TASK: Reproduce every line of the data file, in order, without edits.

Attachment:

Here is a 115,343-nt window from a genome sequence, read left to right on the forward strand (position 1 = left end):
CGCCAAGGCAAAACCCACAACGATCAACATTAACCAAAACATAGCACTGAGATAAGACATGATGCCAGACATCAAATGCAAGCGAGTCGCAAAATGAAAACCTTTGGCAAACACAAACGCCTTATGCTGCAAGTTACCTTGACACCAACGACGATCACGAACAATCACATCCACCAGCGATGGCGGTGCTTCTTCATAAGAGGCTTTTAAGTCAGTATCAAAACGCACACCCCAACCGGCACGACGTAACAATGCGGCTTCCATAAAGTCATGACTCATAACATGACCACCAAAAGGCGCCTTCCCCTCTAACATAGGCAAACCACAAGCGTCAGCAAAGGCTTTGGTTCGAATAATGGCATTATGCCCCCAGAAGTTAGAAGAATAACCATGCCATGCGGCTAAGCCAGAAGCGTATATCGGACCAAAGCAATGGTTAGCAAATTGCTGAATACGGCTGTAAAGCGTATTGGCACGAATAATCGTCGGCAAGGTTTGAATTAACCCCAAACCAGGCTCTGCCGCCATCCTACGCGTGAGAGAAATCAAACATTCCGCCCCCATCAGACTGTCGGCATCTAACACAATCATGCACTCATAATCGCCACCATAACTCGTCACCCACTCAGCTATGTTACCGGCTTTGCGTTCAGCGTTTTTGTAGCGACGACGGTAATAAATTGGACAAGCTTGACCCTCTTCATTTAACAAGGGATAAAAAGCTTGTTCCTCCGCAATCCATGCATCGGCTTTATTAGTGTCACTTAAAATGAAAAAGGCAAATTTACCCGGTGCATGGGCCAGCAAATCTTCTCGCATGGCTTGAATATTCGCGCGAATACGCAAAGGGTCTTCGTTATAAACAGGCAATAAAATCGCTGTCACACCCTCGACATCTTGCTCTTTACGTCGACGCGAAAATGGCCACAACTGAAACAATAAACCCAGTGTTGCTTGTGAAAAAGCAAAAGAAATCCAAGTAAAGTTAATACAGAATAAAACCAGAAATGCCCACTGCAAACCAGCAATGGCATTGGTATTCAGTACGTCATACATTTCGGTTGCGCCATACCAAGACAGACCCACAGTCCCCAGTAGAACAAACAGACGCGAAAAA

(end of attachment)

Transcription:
Here is a 115,343-nt window from a genome sequence, read left to right on the forward strand (position 1 = left end):
CGCCAAGGCAAAACCCACAACGATCAACATTAACCAAAACATAGCACTGAGATAAGACATGATGCCAGACATCAAATGCAAGCGAGTCGCAAAATGAAAACCTTTGGCAAACACAAACGCCTTATGCTGCAAGTTACCTTGACACCAACGACGATCACGAACAATCACATCCACCAGCGATGGCGGTGCTTCTTCATAAGAGGCTTTTAAGTCAGTATCAAAACGCACACCCCAACCGGCACGACGTAACAATGCGGCTTCCATAAAGTCATGACTCATAACATGACCACCAAAAGGCGCCTTCCCCTCTAACATAGGCAAACCACAAGCGTCAGCAAAGGCTTTGGTTCGAATAATGGCATTATGCCCCCAGAAGTTAGAAGAATAACCATGCCATGCGGCTAAGCCAGAAGCGTATATCGGACCAAAGCAATGGTTAGCAAATTGCTGAATACGGCTGTAAAGCGTATTGGCACGAATAATCGTCGGCAAGGTTTGAATTAACCCCAAACCAGGCTCTGCCGCCATCCTACGCGTGAGAGAAATCAAACATTCCGCCCCCATCAGACTGTCGGCATCTAACACAATCATGCACTCATAATCGCCACCATAACTCGTCACCCACTCAGCTATGTTACCGGCTTTGCGTTCAGCGTTTTTGTAGCGACGACGGTAATAAATTGGACAAGCTTGACCCTCTTCATTTAACAAGGGATAAAAAGCTTGTTCCTCCGCAATCCATGCATCGGCTTTATTAGTGTCACTTAAAATGAAAAAGGCAAATTTACCCGGTGCATGGGCCAGCAAATCTTCTCGCATGGCTTGAATATTCGCGCGAATACGCAAAGGGTCTTCGTTATAAACAGGCAATAAAATCGCTGTCACACCCTCGACATCTTGCTCTTTACGTCGACGCGAAAATGGCCACAACTGAAACAATAAACCCAGTGTTGCTTGTGAAAAAGCAAAAGAAATCCAAGTAAAGTTAATACAGAATAAAACCAGAAATGCCCACTGCAAACCAGCAATGGCATTGGTATTCAGTACGTCATACATTTCGGTTGCGCCATACCAAGACAGACCCACAGTCCCCAGTAGAACAAACAGACGCGAAAAA